|Ripe coffee cherries ready for picking on a Rainforest Alliance certified farm in Vietnam/Veronique Mistiaen|
I recently went to the central highlands region of Vietnam to look at the terrible environmental cost the country is paying for its spectacular coffee growth over the past two decades. Now the country is trying to undo the damages and put itself on a more sustainable path.
A better future is percolating for Vietnam's coffee
The spectacular growth of coffee in Vietnam came at a terrible environmental cost. Now conservation groups are working with food multinationals to ensure quality and sustainable production
The velvety coffee slowly dripping from the filter into my glass is bitter and dark. But once mixed with the sweet, silky condensed milk at the bottom, it turns into a rich chocolaty brew. It is a fitting metaphor for the story of coffee in Vietnam.
French colonists introduced coffee here in 1857. The central highlands region – known as Buon Ma Thuot – proved a perfect area for growing robusta beans. But a century later, the Vietnam war devastated the country and coffee production was severely disrupted.
After the long war, the government, supported by development agencies, launched a vast coffee-growing programme in the region to help put the country on the road to recovery. Its success has been astonishing.
In just two decades, Vietnam went from the scorched earth of Agent Orange to become the second coffee exporter in the world after Brazil, and the number one for robusta – one of the two main coffee species, often used in instant coffee. (Arabica, the other main variety, is grown at a higher altitude and comprises about 75% of world production).
This spectacular comeback has been a huge boon to the economy – coffee is Vietnam's key export, generating an income of more than $1.5bn. In total, the coffee sector represents 3% of national GDP, providing a livelihood for around 2.6 million people – 600,000 of them farmers and many from minority ethnic groups. Only 5% to 7% of the total production is used for domestic consumption; the rest is exported, mostly to the US and Europe.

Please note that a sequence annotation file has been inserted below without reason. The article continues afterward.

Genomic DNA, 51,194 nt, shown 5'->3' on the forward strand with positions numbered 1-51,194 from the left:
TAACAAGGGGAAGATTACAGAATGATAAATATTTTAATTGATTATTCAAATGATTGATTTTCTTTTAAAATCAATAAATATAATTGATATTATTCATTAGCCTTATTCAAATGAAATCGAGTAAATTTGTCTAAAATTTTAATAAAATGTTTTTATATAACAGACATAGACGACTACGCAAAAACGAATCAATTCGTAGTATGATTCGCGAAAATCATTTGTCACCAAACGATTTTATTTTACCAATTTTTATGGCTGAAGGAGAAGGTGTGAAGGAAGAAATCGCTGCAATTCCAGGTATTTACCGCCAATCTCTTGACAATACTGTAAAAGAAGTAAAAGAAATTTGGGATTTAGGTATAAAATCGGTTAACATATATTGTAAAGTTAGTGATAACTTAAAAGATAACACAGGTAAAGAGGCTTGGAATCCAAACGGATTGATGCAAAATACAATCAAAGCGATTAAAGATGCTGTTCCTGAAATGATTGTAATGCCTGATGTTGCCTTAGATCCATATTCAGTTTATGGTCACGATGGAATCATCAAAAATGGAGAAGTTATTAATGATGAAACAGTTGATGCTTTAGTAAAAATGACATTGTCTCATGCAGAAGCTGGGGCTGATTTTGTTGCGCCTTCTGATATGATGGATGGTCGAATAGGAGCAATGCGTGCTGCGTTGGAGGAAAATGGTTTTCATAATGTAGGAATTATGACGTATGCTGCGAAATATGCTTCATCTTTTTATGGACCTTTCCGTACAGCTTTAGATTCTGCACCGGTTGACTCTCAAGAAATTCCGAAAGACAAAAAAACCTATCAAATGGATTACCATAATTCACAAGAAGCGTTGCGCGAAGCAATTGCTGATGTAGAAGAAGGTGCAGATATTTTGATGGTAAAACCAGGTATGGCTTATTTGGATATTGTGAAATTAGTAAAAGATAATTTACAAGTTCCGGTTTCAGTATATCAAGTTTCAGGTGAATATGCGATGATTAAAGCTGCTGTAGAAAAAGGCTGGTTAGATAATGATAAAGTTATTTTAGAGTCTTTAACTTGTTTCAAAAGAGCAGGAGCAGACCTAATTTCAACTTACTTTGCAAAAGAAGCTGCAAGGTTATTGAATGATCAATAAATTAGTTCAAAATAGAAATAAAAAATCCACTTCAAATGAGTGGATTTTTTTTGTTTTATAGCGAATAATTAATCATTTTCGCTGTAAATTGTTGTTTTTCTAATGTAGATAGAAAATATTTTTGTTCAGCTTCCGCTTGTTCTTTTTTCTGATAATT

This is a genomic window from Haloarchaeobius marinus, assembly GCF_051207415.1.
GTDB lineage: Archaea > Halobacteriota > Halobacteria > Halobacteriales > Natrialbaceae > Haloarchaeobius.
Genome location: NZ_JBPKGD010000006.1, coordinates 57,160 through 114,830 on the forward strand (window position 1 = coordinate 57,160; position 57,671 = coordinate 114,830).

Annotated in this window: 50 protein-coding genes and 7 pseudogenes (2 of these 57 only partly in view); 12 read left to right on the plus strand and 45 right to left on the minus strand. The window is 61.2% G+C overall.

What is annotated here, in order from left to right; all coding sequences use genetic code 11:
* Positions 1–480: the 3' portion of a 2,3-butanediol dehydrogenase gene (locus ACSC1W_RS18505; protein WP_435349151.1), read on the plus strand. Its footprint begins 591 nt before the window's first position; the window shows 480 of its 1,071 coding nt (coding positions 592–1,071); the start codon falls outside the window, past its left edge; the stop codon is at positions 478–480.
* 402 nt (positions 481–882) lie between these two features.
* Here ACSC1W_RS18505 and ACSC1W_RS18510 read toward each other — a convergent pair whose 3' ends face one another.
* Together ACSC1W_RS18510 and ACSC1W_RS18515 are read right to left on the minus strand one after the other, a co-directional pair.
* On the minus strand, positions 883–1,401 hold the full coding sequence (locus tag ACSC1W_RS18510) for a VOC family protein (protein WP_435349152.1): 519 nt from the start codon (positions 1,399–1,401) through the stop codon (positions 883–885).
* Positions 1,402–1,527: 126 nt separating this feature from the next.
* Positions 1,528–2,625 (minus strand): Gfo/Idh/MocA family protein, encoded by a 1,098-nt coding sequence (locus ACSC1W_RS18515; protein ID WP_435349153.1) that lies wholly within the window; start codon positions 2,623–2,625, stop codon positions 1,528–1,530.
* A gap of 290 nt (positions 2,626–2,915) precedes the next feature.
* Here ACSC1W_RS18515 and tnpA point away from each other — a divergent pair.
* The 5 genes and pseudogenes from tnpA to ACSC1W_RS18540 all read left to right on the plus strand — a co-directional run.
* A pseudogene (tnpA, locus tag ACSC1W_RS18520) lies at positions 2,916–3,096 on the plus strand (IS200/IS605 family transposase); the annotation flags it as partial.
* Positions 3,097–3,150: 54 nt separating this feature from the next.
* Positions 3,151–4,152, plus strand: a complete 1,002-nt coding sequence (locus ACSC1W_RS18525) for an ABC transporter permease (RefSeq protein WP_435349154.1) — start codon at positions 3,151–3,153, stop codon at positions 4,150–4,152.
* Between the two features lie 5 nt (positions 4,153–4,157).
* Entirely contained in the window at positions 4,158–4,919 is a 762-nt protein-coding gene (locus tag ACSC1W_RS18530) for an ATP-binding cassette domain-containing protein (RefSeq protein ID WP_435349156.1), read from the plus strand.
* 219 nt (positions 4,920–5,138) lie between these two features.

But the coffee miracle has come at a terrible cost. In the 1990s, when coffee price was high, entire forests were razed to make space for more coffee, grown as a monoculture with heavy use of agrochemicals and over-irrigation. While the acreage under coffee expanded rapidly, the development of training and processing infrastructure could not keep up.
The proliferation of poorly managed coffee farms (coffee in Vietnam is mostly grown on small family-run farms of two to five acres), where beans were cultivated with little regard for the environment, resulted in a glut of low quality beans that drove export prices down, contributing to the global collapse of coffee prices in the 2000s. It has also caused widespread pollution, soil and water degradation, habitat destruction and loss of biodiversity in one of the most biologically diverse countries in south-east Asia.
|Coffee pickers with their harvest after a long day of work/Veronique Mistiaen|
Aside from the catastrophic impact on the environment and the quality of its beans, coffee in Vietnam is now facing new challenges, such as adaptation to climate change, a younger generation not wanting to be farmers and a global market changing from oversupply with record low prices to supply shortage with high prices (and as China and India are developing a taste for coffee, the demand is likely to skyrocket).
These issues are so critical that, for the first time, the government, farmers, traders and global food giants see the need to develop sustainable practices. They are working with social and conservation groups such as the Rainforest Alliance, the 4C Association and the Fairtrade Foundation to find ways to make coffee farming more productive, while reducing the cost on the environment.